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US indicts 3 Japanese auto parts execs for price-fixing

The United States indicted one current and two former executive of Japanese parts firm Bridgestone for conspiring to fix the prices of rubber parts used in US-made automobiles
The United States indicted one current and two former executive of Japanese parts firm Bridgestone for conspiring to fix the prices of rubber parts used in US-made automobiles

The United States indicted one current and two former executive of Japanese parts firm Bridgestone Tuesday for conspiring to fix the prices of rubber parts used in US-made automobiles.

A federal grand jury in Cleveland, Ohio, issued the indictment accusing Yoshiyuki Tanaka, Yasuo Ryuto and Isao Yoshida of plotting with other companies to set prices and stifle competition in sales of anti-vibration rubber parts sold to Japanese automakers in the United States between 2001 and 2008.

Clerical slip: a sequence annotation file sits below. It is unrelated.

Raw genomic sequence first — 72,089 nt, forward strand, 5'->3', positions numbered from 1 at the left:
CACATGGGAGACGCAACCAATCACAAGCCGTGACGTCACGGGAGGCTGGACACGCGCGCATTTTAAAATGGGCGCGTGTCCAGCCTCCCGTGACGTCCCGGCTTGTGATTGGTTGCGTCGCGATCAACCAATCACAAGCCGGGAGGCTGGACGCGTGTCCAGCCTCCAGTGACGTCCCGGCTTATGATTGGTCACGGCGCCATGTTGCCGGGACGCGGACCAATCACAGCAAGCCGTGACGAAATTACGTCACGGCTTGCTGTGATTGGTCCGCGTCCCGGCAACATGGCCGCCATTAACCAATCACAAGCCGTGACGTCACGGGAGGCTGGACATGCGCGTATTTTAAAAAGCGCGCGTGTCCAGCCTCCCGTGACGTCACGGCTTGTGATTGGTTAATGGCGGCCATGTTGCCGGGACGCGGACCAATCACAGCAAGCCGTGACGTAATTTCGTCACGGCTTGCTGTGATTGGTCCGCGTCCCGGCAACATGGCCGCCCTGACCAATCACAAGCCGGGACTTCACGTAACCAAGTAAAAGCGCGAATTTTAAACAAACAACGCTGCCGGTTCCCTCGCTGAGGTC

Tanaka currently works for Bridgestone while Yoshida and Ryuto are former executives of the company.

Each faces up to 10 years in prison and a $1 million fine.

In February Bridgestone agreed to plead guilty and pay a $425 million fine in the case.

Bridgestone is one of 26 companies, mostly Japanese, which have pleaded guilty or agreed to plead guilty in the Justice Department's broad, multi-year investigation into price fixing in the auto parts sector. In addition, 32 people have been charged in the case.

The companies have agreed to pay $2.3 billion in fines.

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